Tom Clyde: Hobos in the attic
This strange winter continues to surprise. After little or no snow, we suddenly are digging out. There has been a lot of snow this week, heavy wet stuff with a lot of water in it, but excellent skiing. Lift lines at the resorts are longer than usual, even allowing for the empty seats going up because of the great plague. The Cottonwood canyons, what those of us who grew up here know as “the Canyons,” as opposed to “ParkWest,” have been closed for avalanche control on the highways. So they all came here. Traffic backed up even with school out, and you had to be at the Park City Mountain base before sunrise to get a parking place.
I haven’t followed the approval of the project at the PCMR base all that closely because I think it will end the same way as several predecessors — surface parking. But in the discussion before the Planning Commission, parking should be at the top of the list. There’s a lot of discussion about whether the condos and hotel rooms should be heated electrically, with wind power purchases to cover it. I suppose I should care how the people who won’t buy the condos that won’t be built won’t heat their rooms. I don’t. I care about being able to find a parking place. I’m a bad person.
Skiing has been far too good to be bothered by the HVAC specs of buildings that probably won’t get built. Into the trees, into the bumps, the chutes, into the deep white and loving it until exhaustion sends me home.
There is suddenly a lot of snow on the ground at home. It’s not even half of normal, but I was almost down to bare ground. I’ve been spending a lot of time plowing snow. In the depths of my 6-foot-wide snowblower on the back of the tractor, there is a soda can-sized hunk of plastic that keeps the drive chain tight. It’s a piece that wears out. It’s supposed to. You can fiddle with it and milk a little more time out of it, but finally when the drive chain rubbing on it has chewed it to bits, it has to be replaced. It’s normally something the dealer has in stock. Dozens of farm machines have the same piece in them. Common as dirt. Yet somehow, in a year when there hasn’t been a lot of snow blowing, it has become a scarce item. COVID has apparently disrupted the world-wide supply chain for plastic chain tensioners. That’s now the all-purpose excuse for anything: COVID ate my homework.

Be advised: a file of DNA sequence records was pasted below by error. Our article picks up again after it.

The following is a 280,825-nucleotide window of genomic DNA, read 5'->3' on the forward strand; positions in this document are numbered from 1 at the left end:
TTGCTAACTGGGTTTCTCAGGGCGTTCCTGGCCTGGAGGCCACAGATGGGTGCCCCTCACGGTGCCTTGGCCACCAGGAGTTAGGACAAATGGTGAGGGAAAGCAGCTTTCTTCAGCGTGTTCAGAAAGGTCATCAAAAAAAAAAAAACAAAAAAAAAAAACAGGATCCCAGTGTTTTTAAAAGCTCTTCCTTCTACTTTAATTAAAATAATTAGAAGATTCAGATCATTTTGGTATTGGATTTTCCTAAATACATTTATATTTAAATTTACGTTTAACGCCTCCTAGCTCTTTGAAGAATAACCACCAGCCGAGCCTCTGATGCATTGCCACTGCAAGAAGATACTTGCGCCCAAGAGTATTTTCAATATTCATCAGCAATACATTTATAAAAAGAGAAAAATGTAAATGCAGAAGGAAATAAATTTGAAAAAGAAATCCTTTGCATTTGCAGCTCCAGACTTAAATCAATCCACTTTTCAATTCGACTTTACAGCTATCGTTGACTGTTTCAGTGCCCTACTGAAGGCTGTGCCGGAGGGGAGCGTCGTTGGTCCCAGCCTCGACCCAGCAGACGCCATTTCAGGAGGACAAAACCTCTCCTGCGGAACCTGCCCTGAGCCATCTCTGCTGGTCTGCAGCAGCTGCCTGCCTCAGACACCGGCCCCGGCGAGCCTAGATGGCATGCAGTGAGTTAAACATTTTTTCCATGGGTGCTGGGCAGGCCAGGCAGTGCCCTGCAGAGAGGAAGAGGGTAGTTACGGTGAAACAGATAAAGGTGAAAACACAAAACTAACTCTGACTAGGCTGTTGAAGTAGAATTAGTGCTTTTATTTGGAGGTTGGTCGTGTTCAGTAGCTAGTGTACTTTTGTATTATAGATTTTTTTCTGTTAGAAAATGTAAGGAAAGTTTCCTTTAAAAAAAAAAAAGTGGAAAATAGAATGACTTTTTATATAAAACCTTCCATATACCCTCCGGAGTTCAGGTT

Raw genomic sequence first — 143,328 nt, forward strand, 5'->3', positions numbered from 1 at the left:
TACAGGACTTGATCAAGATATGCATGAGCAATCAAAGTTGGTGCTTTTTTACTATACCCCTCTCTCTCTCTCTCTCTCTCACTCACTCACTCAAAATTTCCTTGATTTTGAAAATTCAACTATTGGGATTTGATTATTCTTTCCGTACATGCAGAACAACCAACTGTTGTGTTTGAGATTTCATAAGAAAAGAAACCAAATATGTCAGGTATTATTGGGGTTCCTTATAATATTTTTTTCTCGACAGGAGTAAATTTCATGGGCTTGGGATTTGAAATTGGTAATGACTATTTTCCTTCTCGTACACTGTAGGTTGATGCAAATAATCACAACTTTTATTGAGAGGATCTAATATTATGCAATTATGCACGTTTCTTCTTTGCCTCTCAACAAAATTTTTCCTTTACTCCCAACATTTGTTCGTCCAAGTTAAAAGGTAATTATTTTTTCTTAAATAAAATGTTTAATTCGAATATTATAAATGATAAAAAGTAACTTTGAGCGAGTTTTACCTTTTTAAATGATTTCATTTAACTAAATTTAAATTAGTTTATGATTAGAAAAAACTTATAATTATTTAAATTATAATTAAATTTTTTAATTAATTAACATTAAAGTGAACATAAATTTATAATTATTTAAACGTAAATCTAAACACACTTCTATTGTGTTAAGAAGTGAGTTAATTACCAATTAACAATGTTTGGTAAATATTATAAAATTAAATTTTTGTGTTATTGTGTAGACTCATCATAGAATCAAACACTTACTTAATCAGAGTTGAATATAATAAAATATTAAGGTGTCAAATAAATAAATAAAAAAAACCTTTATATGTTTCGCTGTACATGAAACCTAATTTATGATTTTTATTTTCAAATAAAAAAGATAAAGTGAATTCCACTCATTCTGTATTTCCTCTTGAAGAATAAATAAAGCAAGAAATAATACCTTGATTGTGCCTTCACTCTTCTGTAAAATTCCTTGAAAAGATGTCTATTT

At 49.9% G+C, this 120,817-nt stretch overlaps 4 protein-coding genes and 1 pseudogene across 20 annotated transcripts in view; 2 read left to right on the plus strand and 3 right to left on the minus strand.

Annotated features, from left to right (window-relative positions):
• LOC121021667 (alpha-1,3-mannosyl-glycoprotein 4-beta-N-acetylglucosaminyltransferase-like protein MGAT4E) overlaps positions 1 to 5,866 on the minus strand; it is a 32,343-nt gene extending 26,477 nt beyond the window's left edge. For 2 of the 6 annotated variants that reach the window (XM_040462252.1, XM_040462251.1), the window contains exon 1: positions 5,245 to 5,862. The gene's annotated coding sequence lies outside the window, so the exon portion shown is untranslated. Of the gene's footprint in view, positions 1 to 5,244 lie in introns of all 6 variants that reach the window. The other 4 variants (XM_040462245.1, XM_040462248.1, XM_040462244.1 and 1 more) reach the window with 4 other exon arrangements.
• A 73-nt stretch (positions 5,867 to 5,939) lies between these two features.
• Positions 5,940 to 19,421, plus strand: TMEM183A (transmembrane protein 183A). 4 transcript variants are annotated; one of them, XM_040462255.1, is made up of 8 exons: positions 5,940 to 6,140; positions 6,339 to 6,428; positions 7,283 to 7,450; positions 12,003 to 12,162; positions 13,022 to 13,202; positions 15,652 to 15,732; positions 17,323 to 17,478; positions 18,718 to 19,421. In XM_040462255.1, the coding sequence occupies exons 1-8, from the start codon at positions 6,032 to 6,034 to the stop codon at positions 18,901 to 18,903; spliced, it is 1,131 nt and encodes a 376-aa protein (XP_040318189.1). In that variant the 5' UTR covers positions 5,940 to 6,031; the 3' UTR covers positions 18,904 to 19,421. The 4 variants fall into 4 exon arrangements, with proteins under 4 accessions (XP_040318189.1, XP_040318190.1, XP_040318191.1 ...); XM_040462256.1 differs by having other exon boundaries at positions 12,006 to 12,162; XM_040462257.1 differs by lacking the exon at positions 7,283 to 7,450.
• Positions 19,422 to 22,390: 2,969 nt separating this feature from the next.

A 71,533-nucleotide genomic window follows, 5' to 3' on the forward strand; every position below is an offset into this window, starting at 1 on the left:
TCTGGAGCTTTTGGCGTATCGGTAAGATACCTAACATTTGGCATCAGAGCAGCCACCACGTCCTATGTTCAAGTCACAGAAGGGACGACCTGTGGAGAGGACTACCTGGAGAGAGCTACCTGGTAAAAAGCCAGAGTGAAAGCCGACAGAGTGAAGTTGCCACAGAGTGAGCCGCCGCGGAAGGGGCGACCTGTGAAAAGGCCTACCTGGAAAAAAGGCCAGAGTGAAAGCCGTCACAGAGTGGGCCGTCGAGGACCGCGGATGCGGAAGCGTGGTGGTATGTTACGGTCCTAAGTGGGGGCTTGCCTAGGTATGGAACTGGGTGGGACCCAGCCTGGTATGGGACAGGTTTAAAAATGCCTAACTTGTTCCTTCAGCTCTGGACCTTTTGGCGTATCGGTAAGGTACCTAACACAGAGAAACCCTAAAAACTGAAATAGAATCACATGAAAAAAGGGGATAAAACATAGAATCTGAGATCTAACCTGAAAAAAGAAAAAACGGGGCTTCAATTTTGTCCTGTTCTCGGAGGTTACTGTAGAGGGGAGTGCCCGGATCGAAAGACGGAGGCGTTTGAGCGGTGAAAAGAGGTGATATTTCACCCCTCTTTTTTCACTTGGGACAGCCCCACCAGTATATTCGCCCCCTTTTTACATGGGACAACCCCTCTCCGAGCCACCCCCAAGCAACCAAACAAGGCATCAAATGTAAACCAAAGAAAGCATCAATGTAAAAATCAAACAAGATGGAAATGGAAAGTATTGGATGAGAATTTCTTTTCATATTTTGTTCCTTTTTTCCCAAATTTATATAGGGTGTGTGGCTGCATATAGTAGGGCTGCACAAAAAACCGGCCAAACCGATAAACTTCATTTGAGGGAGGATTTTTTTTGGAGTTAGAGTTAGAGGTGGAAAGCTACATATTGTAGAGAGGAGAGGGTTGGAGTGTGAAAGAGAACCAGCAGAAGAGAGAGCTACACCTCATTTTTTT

Don’t have it, can’t get it, back ordered for who knows how long. I’m making do with the old one, and every time there is a strange noise in the snow blower, like when it picks up a piece of gravel or some horse poop, I worry that it’s the last of the chain tensioner. The back-up plan is pretty grim — the old John Deere without a cab and a blower that seems to spray the snow in your face no matter which direction the wind is blowing. I might spend some time at Home Depot looking for some PVC pipe fittings that could be repurposed if it breaks before the new part rolls in.
There has been a lot of interaction with neighbors lately. That’s partly a factor of the summer people not going home. Instead they’re winterizing their cabins, adding internet and digging in. One reported that there were three — count ‘em, three — mountain lions cavorting in his driveway a couple of nights ago. There have been lots of lion sightings in the last few winters, and deer carcasses turning up in front yards. I have no idea if that means there are more lions lurking in the neighborhood, or just a lot more people around to see them. But three lions prowling the neighborhood focuses your attention when taking the garbage out after dark.
A neighbor up the street called in a panic the other day. She was convinced there were hobos moving furniture around in her attic. It seemed unlikely, but I drove up to investigate. It was snow sliding off the metal roof. She had never heard that before. The attic was both hobo and lion-free.
Another neighbor has been launching his truck off the road. The road has a glacier across it. There is nothing different that I can account for, but this year, there is a foot of ice across the road with potholes big enough to swallow a Prius. That’s never happened before. For some reason, the neighbor with the Prius has been able to get in and out fine. Construction vehicles on a Walmart-sized house have no problem. But the guy with the new, quarter mile-long Ford F-350 is getting stuck. After the third time, you begin to suspect “pilot error.” It’s become quite the neighborhood social hour rounding up tractors, trucks with big winches, and so on to pull him back on the road. The record so far is five vehicles stacked up.
I have to confess that if he springs for a set of appropriate tires, everybody will miss the social contact. It’s been that kind of winter.
Tom Clyde practiced law in Park City for many years. He lives on a working ranch in Woodland and has been writing this column since 1986.
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It turns out that City Hall has not adopted Tom Clyde’s plan for growth management with its proposed soils repository.